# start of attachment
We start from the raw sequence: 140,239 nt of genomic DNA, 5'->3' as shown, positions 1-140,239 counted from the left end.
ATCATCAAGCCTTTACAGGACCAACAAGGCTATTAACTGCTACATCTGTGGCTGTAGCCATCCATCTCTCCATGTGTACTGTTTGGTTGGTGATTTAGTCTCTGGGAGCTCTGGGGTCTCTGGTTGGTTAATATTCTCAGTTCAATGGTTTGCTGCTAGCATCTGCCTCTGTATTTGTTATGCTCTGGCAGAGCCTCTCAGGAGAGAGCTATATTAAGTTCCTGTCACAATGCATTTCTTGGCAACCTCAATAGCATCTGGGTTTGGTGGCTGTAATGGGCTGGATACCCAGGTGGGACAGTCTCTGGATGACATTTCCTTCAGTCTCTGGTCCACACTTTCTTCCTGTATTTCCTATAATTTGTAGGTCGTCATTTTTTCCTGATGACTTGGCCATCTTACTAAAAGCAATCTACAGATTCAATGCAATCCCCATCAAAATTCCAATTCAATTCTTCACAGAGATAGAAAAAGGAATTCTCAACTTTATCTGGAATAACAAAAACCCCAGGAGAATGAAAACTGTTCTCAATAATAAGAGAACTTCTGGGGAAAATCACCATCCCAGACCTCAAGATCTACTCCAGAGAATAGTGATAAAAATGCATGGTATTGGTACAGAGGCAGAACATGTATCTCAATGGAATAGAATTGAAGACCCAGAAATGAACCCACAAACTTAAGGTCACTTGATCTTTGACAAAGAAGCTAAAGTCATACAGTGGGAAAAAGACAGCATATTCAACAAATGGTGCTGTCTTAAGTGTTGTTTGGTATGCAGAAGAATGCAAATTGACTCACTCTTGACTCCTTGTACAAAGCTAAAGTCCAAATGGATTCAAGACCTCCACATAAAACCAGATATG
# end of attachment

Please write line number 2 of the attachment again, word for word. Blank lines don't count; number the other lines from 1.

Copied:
ATCATCAAGCCTTTACAGGACCAACAAGGCTATTAACTGCTACATCTGTGGCTGTAGCCATCCATCTCTCCATGTGTACTGTTTGGTTGGTGATTTAGTCTCTGGGAGCTCTGGGGTCTCTGGTTGGTTAATATTCTCAGTTCAATGGTTTGCTGCTAGCATCTGCCTCTGTATTTGTTATGCTCTGGCAGAGCCTCTCAGGAGAGAGCTATATTAAGTTCCTGTCACAATGCATTTCTTGGCAACCTCAATAGCATCTGGGTTTGGTGGCTGTAATGGGCTGGATACCCAGGTGGGACAGTCTCTGGATGACATTTCCTTCAGTCTCTGGTCCACACTTTCTTCCTGTATTTCCTATAATTTGTAGGTCGTCATTTTTTCCTGATGACTTGGCCATCTTACTAAAAGCAATCTACAGATTCAATGCAATCCCCATCAAAATTCCAATTCAATTCTTCACAGAGATAGAAAAAGGAATTCTCAACTTTATCTGGAATAACAAAAACCCCAGGAGAATGAAAACTGTTCTCAATAATAAGAGAACTTCTGGGGAAAATCACCATCCCAGACCTCAAGATCTACTCCAGAGAATAGTGATAAAAATGCATGGTATTGGTACAGAGGCAGAACATGTATCTCAATGGAATAGAATTGAAGACCCAGAAATGAACCCACAAACTTAAGGTCACTTGATCTTTGACAAAGAAGCTAAAGTCATACAGTGGGAAAAAGACAGCATATTCAACAAATGGTGCTGTCTTAAGTGTTGTTTGGTATGCAGAAGAATGCAAATTGACTCACTCTTGACTCCTTGTACAAAGCTAAAGTCCAAATGGATTCAAGACCTCCACATAAAACCAGATATG